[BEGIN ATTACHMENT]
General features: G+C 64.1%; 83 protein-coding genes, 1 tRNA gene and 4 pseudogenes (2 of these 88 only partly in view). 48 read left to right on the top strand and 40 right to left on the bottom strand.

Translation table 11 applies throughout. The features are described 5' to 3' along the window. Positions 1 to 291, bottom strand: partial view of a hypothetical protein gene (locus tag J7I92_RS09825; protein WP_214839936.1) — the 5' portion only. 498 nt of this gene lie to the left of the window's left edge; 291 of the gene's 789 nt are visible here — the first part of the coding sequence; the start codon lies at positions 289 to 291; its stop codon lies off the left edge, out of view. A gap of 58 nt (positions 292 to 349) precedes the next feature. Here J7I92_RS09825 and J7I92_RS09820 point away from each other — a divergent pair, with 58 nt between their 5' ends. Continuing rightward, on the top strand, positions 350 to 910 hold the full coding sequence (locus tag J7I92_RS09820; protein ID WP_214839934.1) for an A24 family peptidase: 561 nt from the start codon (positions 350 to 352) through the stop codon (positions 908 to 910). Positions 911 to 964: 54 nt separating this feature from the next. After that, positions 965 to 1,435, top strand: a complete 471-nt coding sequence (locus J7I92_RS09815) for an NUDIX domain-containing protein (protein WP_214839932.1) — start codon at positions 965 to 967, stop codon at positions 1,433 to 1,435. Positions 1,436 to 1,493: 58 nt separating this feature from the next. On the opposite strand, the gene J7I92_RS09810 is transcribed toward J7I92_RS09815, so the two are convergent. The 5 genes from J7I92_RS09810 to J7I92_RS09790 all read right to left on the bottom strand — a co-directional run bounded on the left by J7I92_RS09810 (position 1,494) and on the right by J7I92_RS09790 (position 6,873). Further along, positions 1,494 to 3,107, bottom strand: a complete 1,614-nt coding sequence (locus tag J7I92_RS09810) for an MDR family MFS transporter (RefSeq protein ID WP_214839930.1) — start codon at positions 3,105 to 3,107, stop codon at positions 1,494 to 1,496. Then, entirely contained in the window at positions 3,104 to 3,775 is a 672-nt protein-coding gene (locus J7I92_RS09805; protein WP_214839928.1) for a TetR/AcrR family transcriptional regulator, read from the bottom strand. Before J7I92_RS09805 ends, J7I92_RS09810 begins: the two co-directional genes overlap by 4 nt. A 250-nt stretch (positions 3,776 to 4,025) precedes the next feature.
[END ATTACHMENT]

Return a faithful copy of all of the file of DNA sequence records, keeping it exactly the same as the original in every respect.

General features: G+C 64.1%; 83 protein-coding genes, 1 tRNA gene and 4 pseudogenes (2 of these 88 only partly in view). 48 read left to right on the top strand and 40 right to left on the bottom strand.

Translation table 11 applies throughout. The features are described 5' to 3' along the window. Positions 1 to 291, bottom strand: partial view of a hypothetical protein gene (locus tag J7I92_RS09825; protein WP_214839936.1) — the 5' portion only. 498 nt of this gene lie to the left of the window's left edge; 291 of the gene's 789 nt are visible here — the first part of the coding sequence; the start codon lies at positions 289 to 291; its stop codon lies off the left edge, out of view. A gap of 58 nt (positions 292 to 349) precedes the next feature. Here J7I92_RS09825 and J7I92_RS09820 point away from each other — a divergent pair, with 58 nt between their 5' ends. Continuing rightward, on the top strand, positions 350 to 910 hold the full coding sequence (locus tag J7I92_RS09820; protein ID WP_214839934.1) for an A24 family peptidase: 561 nt from the start codon (positions 350 to 352) through the stop codon (positions 908 to 910). Positions 911 to 964: 54 nt separating this feature from the next. After that, positions 965 to 1,435, top strand: a complete 471-nt coding sequence (locus J7I92_RS09815) for an NUDIX domain-containing protein (protein WP_214839932.1) — start codon at positions 965 to 967, stop codon at positions 1,433 to 1,435. Positions 1,436 to 1,493: 58 nt separating this feature from the next. On the opposite strand, the gene J7I92_RS09810 is transcribed toward J7I92_RS09815, so the two are convergent. The 5 genes from J7I92_RS09810 to J7I92_RS09790 all read right to left on the bottom strand — a co-directional run bounded on the left by J7I92_RS09810 (position 1,494) and on the right by J7I92_RS09790 (position 6,873). Further along, positions 1,494 to 3,107, bottom strand: a complete 1,614-nt coding sequence (locus tag J7I92_RS09810) for an MDR family MFS transporter (RefSeq protein ID WP_214839930.1) — start codon at positions 3,105 to 3,107, stop codon at positions 1,494 to 1,496. Then, entirely contained in the window at positions 3,104 to 3,775 is a 672-nt protein-coding gene (locus J7I92_RS09805; protein WP_214839928.1) for a TetR/AcrR family transcriptional regulator, read from the bottom strand. Before J7I92_RS09805 ends, J7I92_RS09810 begins: the two co-directional genes overlap by 4 nt. A 250-nt stretch (positions 3,776 to 4,025) precedes the next feature.